Uncle Bob Martin comments on “Developer Certification WTF?” in a recent blog entry. Let’s talk a bit about developer quality, and some things that are being done about it.
It’s well known that developer quality is critical to successful implementation of Agile software development. Unfortunately, the Scrum Alliance has paid little attention to this concern, not because they think it isn’t important, but because Scrum is designed to be a sort of container for the development process. As I’ve mentioned here before, Jeff Sutherland, Scrum’s co-creator, says explicitly that high performance Scrum teams need XP-style technical practices. Bottom line, no one is arguing against technical practice, and the Scrum movement has by choice not made a lot of noise about it.
That’s going to change. I’ll be writing here from my informed belief that the Scrum Alliance is sincerely interested in people’s success, and that they are doing their best to help people succeed. I say “informed” because I know members of the Alliance leadership and many members of the Scrum training community, and I assess them as good people who are doing their best to help.
As I say, the Scrum Alliance focus on developer quality is going to change. In fact, it has been changing for quite a while. You’ll recall that Chet, Uncle Bob, Brian Marick, Jim Shore and I had a meeting in Chicago to talk about developer certification. That meeting was funded by the Scrum Alliance, with no strings attached. The Scrum Alliance also paid for the followup meeting in Ann Arbor, reported here under Developer Certification and here under Agile Skills Workshop. The result of that was the Agile Skills Project. As I’ve described before, this project is building an inventory of the many skills that developers need in order to be effective in an Agile situation. There are mailing lists on this subject, and a wiki, and things are proceeding well. Here’s a link to the wiki.
One outcome of the Agile Skills Project will be that any piece of courseware, any book, any information offering, can be compared with the Skills Inventory. This will give a quick view of what that course addresses, how deeply it does so, and what it misses. We believe that this will help people better assess what courses to consider.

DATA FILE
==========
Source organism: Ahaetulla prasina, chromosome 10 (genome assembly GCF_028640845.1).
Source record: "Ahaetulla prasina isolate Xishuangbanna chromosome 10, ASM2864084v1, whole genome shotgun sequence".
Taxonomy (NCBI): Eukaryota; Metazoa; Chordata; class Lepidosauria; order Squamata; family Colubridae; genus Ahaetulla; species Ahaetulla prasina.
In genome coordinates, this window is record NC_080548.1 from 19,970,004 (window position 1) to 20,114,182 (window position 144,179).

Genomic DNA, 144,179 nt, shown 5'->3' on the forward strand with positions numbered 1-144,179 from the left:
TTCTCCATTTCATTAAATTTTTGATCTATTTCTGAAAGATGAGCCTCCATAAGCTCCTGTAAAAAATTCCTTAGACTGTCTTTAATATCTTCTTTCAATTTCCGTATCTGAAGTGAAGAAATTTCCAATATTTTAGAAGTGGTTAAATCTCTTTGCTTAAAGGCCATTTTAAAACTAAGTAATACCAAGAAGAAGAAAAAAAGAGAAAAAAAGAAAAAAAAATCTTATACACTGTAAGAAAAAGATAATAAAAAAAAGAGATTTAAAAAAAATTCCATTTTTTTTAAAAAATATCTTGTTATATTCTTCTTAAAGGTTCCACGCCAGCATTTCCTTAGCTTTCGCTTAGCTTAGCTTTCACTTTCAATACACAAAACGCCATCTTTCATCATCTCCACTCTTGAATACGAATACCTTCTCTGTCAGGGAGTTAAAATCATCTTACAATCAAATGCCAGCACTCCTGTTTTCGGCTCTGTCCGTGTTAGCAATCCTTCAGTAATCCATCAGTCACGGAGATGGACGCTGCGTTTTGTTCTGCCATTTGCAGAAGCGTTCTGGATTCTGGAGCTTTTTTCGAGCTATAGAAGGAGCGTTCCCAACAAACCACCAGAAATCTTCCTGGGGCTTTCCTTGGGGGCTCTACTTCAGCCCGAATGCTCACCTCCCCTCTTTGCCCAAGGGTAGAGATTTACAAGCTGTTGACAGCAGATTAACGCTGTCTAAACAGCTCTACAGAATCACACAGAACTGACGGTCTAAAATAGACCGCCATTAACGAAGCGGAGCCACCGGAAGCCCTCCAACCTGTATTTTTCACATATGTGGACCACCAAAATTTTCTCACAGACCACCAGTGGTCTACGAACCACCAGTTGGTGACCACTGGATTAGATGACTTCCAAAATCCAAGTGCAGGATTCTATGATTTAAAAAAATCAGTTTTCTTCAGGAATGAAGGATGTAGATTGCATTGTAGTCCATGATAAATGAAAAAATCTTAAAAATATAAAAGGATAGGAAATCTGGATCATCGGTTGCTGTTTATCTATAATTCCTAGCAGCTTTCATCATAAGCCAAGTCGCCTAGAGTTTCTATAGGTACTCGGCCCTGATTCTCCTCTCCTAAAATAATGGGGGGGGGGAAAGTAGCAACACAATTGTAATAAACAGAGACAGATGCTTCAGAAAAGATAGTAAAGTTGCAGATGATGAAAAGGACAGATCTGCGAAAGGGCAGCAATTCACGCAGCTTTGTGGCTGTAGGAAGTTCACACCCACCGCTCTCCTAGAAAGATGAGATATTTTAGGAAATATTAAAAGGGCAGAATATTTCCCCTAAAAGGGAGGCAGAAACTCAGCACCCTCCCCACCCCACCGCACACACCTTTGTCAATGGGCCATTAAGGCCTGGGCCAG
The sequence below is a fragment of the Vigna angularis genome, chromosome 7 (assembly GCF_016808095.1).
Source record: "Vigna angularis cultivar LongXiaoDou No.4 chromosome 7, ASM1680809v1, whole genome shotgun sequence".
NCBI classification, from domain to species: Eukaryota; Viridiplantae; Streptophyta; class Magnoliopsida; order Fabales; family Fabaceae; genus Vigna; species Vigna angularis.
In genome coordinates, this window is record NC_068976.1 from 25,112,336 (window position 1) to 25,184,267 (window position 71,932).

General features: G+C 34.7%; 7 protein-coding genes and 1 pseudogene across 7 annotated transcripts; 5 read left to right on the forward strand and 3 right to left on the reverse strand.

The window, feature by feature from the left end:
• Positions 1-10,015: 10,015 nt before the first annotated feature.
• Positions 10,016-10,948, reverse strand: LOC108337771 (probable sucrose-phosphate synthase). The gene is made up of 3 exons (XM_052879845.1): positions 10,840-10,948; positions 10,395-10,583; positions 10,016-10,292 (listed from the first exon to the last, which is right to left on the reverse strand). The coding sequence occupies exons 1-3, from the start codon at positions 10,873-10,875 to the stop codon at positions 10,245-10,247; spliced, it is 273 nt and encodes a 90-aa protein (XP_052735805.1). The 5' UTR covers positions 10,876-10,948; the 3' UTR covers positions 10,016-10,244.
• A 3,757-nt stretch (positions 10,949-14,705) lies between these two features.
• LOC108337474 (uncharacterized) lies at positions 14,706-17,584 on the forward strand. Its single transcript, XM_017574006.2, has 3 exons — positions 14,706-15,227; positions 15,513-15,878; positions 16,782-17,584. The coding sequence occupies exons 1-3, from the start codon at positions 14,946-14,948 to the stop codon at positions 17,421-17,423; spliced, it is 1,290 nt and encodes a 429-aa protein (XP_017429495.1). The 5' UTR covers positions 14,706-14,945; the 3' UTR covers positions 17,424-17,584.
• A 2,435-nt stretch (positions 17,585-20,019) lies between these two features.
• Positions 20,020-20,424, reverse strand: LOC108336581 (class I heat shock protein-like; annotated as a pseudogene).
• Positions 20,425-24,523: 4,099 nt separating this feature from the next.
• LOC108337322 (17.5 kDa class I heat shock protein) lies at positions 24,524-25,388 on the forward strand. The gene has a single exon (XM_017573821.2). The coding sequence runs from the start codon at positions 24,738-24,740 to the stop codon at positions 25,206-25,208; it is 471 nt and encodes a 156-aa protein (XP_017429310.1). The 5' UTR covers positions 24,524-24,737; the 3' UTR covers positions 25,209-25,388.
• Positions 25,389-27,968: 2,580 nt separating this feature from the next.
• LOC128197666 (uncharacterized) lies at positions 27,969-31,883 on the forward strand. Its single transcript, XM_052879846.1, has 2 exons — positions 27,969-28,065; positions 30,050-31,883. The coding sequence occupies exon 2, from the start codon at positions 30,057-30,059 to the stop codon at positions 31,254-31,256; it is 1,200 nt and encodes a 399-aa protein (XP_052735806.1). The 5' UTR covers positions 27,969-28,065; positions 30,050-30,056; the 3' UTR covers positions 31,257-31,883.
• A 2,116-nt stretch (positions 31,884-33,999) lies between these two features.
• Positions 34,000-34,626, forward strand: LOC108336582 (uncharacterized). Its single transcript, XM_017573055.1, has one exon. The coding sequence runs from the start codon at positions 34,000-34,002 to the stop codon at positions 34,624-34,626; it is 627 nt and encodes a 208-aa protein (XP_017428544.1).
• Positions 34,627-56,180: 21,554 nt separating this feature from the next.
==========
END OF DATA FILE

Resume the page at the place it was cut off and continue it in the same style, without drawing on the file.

Now, again, all this has been supported by the Scrum Alliance (and no other organization so far), with no strings attached.
There’s more to come. What I’ll report next is early information, and is subject to change in details, but I expect not in focus.
Scrum Alliance Recognizes Need
The Scrum Alliance continues to recognize the need for developer quality, just as Uncle Bob does, as you do, and as I do here in the corporate towers of XProgramming.com. The Alliance also knows that the notion of “Certified” as they presently use it is weak with respect to any guarantee of quality (there is none) and that it is strong as a marketing approach. <p style="padding-left: 36px;">Let me speak to that for a moment. You’re probably aware that Chet and I teach a Certified Scrum Developer course. We have even taught a couple under the Object Mentor flag, by the way, and it was at Object Mentor’s suggestion and support that I became a CST a year ago. Yes, Uncle Bob’s company.</p> <p style="padding-left: 36px;">We have had a clear indication that our course that offers the CSM is easier to sell, and easier to fill seats, than a course we would teach without that little certificate. We are clear, always, about what the certificate means and what it doesn’t, and our customers are quite aware of that truth already.</p> <p style="padding-left: 36px;">And still, it sells better. We do our best to sell and teach without deceit, and as an insider I am certain that the Scrum Alliance and the Scrum Trainers that I know do the same. There’s certainly a conflict of interest that I feel: on the one hand, I’m the same delightful guy with or without the certificate. On the other, I get more students, and thus more income, when I offer the CSM. On the gripping hand, I also get to influence more people.</p> <p style="padding-left: 36px;">What I mostly care about is influence. But I do care about money and I recognize that it’s acting as a force on me. I do my best to be fair about it. This is the problem that any honest marketer faces.</p> The Scrum Alliance knows that the CSM is an entry-level rating, as is the CSPO. They want to adjust people’s understanding to focus on the CSP (now Certified Scrum Practitioner, possibly to be renamed Certified Scrum Professional.) The CSP is much harder to get: you have to actually work in a Scrum environment, and you have to write an acceptable report convincing people that you have a clue. It’s still not Rocket Surgery but it is definitely a higher bar.